Monday 16 July 2018

'Unreliable, surface or insecure friendships can be highly anxiety-provoking'

Building self-esteem

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Stock image
David Coleman

David Coleman

Last week, I looked at the nature of girls' cliques, those almost mystical social groupings that confer acceptance and belonging on the chosen and rejection and social isolation on those less favoured.

Whether your daughter is part of a clique or not, she will be intensely aware of her friendships and the intensity of those friendships. Strong, emotionally intimate, friendships can be wonderfully sustaining for girls. Unreliable, surface or insecure friendships can be highly anxiety-provoking.

One of things most teenage girls will be seeking from their friendships, along with belonging, is a sense of validation. They will want the feedback from their peers that they are "OK", normal and accepted. As a consequence, it can be really tempting for them to mould themselves to what others expect of them, rather than what they believe about themselves.

Helping your daughter to build her self-esteem is a central part of giving her the inner strength and resilience to cope with the fluctuations that can occur with her friends.

Either falling into, or out of, a friendship can be challenging and requires your daughter to maintain her sense of self.

The difficult thing about self-esteem is that we do often base it on how others seem to esteem us (or not). We determine if we are lovable and capable (the two main underlying constructs in self-esteem) based on how others seem to see us.

Her friend group may not overly affect your daughter's sense of capability. A strong sense of being capable is more likely to come from achievement at sports, in school or in extra-curricular activities. If some of her talents are criticised by the group, that may impact her. For example, she may doubt herself if her previously acclaimed singing voice is dissed by her friends.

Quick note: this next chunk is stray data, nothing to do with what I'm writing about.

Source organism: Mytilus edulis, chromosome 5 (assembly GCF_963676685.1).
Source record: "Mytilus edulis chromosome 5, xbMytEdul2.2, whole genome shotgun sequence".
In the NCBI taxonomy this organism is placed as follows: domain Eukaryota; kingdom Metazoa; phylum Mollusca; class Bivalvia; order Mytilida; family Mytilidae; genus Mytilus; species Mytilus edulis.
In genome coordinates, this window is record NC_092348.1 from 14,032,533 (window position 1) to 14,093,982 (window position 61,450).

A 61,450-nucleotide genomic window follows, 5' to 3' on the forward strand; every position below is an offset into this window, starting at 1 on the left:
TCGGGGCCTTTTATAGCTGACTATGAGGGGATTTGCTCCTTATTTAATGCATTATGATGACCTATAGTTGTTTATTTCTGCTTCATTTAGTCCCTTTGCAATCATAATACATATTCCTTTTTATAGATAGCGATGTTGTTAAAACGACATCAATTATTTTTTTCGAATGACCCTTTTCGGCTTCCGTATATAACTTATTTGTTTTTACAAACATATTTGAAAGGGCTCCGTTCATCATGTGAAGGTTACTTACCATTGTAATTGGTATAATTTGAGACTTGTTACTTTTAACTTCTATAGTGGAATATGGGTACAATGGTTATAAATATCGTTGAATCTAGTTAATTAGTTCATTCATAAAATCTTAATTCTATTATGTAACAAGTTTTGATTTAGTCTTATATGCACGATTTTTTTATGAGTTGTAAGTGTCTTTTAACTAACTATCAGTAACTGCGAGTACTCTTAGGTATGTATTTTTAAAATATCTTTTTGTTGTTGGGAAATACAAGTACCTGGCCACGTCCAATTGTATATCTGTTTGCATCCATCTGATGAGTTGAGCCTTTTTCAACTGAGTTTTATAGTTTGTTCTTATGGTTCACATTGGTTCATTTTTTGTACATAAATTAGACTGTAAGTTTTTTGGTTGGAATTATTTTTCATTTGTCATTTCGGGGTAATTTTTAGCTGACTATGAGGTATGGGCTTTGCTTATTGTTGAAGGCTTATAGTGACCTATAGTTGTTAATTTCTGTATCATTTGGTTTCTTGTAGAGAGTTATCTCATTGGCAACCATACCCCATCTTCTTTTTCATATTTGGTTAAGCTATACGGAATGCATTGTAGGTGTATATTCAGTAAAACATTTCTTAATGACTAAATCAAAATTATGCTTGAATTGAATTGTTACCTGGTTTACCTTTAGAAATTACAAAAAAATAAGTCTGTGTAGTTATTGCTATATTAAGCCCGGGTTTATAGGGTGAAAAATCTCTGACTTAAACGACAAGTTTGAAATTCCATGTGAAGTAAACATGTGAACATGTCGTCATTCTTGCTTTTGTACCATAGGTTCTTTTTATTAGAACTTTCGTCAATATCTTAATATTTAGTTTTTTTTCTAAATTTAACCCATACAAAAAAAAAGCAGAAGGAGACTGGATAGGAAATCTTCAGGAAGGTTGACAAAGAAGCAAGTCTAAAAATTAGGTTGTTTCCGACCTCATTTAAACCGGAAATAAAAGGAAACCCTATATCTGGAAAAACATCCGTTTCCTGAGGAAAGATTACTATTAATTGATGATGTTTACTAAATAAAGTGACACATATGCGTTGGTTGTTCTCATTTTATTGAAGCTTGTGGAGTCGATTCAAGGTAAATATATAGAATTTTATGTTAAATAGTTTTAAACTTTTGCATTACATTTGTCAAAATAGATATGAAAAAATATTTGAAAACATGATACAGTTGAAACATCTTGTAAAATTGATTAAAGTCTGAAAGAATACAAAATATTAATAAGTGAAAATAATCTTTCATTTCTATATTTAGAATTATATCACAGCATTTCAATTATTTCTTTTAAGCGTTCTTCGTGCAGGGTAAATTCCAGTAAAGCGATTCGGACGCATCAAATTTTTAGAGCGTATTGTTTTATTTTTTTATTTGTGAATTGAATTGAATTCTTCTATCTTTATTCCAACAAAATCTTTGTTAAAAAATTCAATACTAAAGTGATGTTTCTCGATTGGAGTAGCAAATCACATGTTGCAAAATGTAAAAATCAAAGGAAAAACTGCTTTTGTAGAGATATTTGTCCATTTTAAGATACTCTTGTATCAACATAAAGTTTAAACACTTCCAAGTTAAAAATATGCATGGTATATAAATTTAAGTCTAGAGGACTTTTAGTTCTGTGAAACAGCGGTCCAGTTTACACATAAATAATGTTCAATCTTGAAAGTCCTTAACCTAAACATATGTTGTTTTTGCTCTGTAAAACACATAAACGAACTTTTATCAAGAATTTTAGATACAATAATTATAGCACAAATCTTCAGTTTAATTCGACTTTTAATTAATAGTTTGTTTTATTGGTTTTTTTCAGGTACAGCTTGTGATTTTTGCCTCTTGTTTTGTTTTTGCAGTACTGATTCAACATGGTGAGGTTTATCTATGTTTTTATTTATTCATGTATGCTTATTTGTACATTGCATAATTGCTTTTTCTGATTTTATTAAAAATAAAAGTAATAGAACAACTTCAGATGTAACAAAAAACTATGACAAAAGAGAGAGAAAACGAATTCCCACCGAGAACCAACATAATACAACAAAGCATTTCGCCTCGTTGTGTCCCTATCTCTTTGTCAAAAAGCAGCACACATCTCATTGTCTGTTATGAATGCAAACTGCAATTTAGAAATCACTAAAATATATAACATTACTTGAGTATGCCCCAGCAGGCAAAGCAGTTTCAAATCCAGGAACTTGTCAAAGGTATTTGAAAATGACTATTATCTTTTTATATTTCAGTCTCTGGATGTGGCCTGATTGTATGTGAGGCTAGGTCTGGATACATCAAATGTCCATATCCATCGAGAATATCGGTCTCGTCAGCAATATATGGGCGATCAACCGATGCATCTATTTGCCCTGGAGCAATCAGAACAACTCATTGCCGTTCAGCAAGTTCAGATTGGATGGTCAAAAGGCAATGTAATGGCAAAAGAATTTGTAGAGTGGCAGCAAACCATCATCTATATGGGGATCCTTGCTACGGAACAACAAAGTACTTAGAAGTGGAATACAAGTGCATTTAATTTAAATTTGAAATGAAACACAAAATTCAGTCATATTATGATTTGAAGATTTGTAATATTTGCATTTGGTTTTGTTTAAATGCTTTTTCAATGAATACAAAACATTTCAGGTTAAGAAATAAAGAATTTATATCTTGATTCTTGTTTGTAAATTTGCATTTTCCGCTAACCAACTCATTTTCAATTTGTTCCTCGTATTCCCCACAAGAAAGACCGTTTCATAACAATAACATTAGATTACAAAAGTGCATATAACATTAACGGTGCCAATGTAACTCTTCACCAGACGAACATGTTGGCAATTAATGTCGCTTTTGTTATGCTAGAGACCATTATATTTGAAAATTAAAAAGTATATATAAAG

Building up capability again is about showing her what she is good at. It is about giving her plenty of opportunity to make decisions and then to review, but not criticise, those decisions if they don't work out. It is about acknowledging the efforts she makes, not just the things she achieves.

Our sense of lovability is the aspect of self-esteem that may have taken the greatest knock if a girl has been excluded by, or rejected by, her peers.

Lovability is all about feeling acceptable, wanted, loved, and respected by others.

Naturally this will be hard to sustain if a girl feels pushed to the outside or if the messages from the clique are that she is not welcome, or not loved and accepted.

Supporting your daughter's sense of lovability is all about loving her unconditionally, showing her that you accept her for the person she is.

It is about speaking to her with respect and showing her that her opinions are valued and that they matter.

In next week's article I'll be showing you ways to talk with your daughter to both build her self-esteem and to help her to understand and navigate the turbulent waters of her friendships, without falling into the dangerous trap of just telling her what to do!

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